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Republican candidate emerges in race to succeed Gray in Casper House district

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A former Illinois school board member and Casper newcomer is running for House District 57.

Jeanette Ward announced she’s running as a Republican in a suburban district that is being vacated by Rep. Chuck Gray so he can run for secretary of state.

Ward has lived in Wyoming since late August and works as a project manager in the chemicals and materials industry.

Ward said that Gray reached out to her to run after he jumped into the secretary of state’s race.

Although Ward has been in Casper less than a year, she thinks she’s the best person to represent the residents of HD57. Since arriving in Wyoming, Ward said she has been “quite involved politically and very connected with the liberty lovers here.”

She was a part of the recent pro-life protests at the abortion clinic that is being built in Casper. She’s also a part of the Natrona County chapter of Moms for Liberty, a national organization that promotes parental rights in government.

Before coming to Wyoming, Ward served one term on a school board in the suburbs of Chicago from 2015 to 2019. She was described by the Chicago Tribune as a “controversial” board member and made headlines for comments and Facebook posts that caused a stir.

She made statements in opposition to the district adopting a new policy pertaining to transgender students and to a class assignment one of her daughter’s received that made religious statements Ward didn’t agree with, according to the Chicago Tribune.

During Black History Month, Ward made a Facebook post in honor of the commemorative month that also prompted backlash. Ward included in the post a quote that asserts that the issues facing poor Black people today are a function of “values and habits, not oppression from a manifestly unjust society.”

Ward described it as a “rather colorful time” in her life, adding that she stands by her actions and what she said then.

“I am a person who will stand up for what is right regardless of what the blowback is,” she said. “Even when people call me names unfairly.”

In her campaign announcement, Ward referenced one of the times she believes she was labeled unfairly.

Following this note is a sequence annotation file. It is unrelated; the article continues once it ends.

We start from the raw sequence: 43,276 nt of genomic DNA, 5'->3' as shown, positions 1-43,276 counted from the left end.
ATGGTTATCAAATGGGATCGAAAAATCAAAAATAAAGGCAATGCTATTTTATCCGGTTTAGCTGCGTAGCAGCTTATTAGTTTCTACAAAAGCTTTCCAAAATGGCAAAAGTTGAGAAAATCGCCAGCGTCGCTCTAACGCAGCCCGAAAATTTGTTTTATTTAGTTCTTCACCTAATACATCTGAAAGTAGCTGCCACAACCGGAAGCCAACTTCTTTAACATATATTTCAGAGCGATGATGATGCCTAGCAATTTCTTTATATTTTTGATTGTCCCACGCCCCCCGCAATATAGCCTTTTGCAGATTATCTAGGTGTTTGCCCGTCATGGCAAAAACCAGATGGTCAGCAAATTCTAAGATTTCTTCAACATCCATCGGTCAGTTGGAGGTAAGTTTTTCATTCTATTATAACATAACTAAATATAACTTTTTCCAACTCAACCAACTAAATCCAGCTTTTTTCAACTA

“I publicly exposed a fellow board member who said the American Flag was ‘nothing more than toilet paper’ to her and who said I was the ‘21st century brand of the KKK,’” Ward wrote.

Ward also stated in her campaign announcement that she believes marriage is between “one man and one woman.”

“That we let marriage be re-defined as anything else is destructive to society,” she wrote.

This stance is in line with the Wyoming GOP’s party platform, which tends to be farther to the right than many lawmakers in the state legislature.

After her term on the school board, Ward ran and lost for Illinois Senate. The Democrat prevailed in the general election by two points, or roughly 2,000 votes.

If she’s successful in this race, Ward said she wants to ensure that Wyoming’s future nuclear power plants are fueled with Wyoming uranium and wants to see a cap put on property taxes. TerraPower, the company bringing the first nuclear reactor to Wyoming, said that future reactors could be fueled with the state’s untapped uranium reserves, but not in time for this first plant.

Ward would also like to put a property tax cap of 3% in place, just as Gray attempted to do during the 2021 session. Property taxes in many Wyoming counties have risen considerably in the last couple of years, putting the costs out of reach for many residents.

As of now, Ward will face Democrat Robert Johnson in the general election. Filing for the House districts close Friday, so there is still time for Ward to face a challenger in the primary.

Follow state politics reporter Victoria Eavis on Twitter @Victoria_Eavis


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